Researchers from Sweden have reported that sexual offending tends to run in families and that it appears to have primarily genetic, rather than environmental, roots.
As they write in the International Journal of Epidemiology, researchers led by Thomas Frisell from the Karolinska Institutet studied longitudinal Swedish crime and family registers to examine crime rates among fathers and brothers of more than 21,500 men convicted of rape and child molestation between 1973 and 2009. By comparing that to crime rates among the family members of a control set of men, they found that full brothers of convicted sexual offenders are five times more likely to also have committed sexual crimes. Fathers and half-brothers of convicted sexual offenders were also more likely to have committed sexual crimes.
Through a statistical analysis, Frisell and his colleagues found that genetic and non-shared environmental factors were more likely than shared environmental factors to explain this effect. According to their analysis, about 40 percent of the risk is accounted for by genetics.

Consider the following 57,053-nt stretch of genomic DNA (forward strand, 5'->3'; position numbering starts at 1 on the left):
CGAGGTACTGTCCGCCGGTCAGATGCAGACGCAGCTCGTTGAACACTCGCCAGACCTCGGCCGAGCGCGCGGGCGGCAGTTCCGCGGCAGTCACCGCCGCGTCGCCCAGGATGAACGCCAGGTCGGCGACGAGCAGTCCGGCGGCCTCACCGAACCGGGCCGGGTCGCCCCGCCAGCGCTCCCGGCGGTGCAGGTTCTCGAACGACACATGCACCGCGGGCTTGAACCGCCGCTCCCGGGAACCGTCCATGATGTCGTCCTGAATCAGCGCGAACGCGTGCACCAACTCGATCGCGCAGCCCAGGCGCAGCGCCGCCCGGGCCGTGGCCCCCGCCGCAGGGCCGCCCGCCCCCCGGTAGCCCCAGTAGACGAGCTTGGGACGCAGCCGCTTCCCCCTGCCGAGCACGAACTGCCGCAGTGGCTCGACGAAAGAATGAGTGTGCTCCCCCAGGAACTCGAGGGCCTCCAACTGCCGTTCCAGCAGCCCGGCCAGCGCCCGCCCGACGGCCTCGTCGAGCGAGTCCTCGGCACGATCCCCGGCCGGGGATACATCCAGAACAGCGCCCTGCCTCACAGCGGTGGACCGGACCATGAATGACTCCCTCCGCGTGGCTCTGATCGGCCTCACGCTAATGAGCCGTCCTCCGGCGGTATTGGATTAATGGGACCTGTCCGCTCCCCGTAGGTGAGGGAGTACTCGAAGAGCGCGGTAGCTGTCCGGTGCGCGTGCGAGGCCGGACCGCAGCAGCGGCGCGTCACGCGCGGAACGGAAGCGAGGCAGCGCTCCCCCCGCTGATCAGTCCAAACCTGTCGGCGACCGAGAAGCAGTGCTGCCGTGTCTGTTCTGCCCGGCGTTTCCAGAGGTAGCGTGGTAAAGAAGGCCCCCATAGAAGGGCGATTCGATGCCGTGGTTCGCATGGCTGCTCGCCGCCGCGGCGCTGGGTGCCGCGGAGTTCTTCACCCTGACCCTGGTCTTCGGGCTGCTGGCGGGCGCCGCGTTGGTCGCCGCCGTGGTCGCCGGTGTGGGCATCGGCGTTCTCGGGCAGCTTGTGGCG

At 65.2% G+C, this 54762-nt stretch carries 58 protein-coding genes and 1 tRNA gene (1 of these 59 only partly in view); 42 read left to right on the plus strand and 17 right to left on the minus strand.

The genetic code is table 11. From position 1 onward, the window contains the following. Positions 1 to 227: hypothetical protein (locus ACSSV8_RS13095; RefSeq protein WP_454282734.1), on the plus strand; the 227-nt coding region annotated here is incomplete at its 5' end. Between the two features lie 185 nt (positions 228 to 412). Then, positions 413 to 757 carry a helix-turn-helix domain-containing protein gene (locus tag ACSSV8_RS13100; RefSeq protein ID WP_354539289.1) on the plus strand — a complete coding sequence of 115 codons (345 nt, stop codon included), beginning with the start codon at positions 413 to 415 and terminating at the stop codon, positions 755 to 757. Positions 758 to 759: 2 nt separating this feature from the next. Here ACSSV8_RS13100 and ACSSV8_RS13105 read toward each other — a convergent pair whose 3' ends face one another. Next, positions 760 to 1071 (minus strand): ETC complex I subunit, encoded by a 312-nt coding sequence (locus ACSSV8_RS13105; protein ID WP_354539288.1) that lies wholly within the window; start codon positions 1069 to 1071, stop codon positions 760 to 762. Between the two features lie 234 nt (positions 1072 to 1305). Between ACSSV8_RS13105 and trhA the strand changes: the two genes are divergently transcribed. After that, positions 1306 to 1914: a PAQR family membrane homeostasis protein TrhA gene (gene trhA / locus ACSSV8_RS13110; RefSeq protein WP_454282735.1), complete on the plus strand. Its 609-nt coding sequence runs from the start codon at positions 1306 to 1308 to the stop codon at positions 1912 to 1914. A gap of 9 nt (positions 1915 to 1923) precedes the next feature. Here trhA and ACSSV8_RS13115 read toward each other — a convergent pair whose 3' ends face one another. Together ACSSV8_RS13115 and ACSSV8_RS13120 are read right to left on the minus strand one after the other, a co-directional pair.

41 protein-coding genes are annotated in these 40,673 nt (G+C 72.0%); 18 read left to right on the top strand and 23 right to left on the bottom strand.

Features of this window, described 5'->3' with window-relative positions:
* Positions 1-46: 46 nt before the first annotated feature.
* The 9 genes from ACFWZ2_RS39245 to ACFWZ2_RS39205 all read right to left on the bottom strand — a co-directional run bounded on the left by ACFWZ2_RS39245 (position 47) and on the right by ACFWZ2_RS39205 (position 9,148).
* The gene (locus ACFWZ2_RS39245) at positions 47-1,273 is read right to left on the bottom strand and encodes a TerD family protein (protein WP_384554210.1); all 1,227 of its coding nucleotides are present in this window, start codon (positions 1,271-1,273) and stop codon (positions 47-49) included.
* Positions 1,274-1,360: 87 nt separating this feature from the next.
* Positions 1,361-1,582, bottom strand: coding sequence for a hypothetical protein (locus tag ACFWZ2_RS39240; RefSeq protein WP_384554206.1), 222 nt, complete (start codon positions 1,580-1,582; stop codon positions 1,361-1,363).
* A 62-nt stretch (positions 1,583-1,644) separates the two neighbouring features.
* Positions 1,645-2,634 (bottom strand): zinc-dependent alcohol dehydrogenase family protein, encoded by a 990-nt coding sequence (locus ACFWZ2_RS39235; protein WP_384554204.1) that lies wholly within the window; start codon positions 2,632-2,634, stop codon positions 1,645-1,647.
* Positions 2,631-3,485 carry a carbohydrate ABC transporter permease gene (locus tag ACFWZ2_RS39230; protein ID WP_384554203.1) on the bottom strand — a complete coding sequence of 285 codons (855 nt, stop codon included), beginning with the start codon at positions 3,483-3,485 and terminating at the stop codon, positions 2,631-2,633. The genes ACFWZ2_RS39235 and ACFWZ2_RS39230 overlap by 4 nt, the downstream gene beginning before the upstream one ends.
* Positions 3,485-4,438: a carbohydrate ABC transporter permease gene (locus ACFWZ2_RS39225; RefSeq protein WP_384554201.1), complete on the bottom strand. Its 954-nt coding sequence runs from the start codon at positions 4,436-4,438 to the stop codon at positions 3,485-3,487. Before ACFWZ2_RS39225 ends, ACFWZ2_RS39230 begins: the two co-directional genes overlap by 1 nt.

"This does not imply that sons or brothers of sex offenders inevitably become offenders too," first author Niklas Långström from Karolinska tells the Guardian. "But although sex crime convictions are relatively few overall, our study shows that the family risk increase is substantial."
Co-author Seena Fazel from Oxford University adds that social service interventions — focusing on teaching about boundaries, relationship skills, and anger management — could be targeted at the male relatives of sex offenders, though Fazel and colleagues note it would have to be done with sensitivity so as not to ostracize the relatives of sex offenders.
The Guardian also says that there "is no evidence for a 'sex offending gene'" and that genes related to impulse control and others are likely involved.